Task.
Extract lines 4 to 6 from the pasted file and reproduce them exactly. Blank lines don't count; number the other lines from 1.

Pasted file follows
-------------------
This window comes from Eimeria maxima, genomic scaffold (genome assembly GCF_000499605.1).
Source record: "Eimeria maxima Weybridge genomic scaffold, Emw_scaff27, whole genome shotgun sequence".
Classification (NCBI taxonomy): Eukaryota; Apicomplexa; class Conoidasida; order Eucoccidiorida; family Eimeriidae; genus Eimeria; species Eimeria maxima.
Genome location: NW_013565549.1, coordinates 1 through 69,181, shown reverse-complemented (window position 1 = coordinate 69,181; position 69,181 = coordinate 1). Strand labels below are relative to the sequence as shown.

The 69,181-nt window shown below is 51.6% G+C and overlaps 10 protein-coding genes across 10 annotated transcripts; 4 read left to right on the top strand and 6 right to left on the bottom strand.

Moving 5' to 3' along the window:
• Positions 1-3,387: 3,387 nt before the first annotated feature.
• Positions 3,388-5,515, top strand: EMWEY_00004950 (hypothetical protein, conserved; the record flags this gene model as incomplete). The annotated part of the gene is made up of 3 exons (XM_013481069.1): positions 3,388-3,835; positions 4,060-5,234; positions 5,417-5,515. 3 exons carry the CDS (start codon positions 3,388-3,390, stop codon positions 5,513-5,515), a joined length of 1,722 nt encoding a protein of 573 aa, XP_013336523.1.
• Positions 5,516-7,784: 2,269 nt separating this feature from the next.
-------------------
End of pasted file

Genome location: NW_013565549.1, coordinates 1 through 69,181, shown reverse-complemented (window position 1 = coordinate 69,181; position 69,181 = coordinate 1). Strand labels below are relative to the sequence as shown.

The 69,181-nt window shown below is 51.6% G+C and overlaps 10 protein-coding genes across 10 annotated transcripts; 4 read left to right on the top strand and 6 right to left on the bottom strand.

Moving 5' to 3' along the window: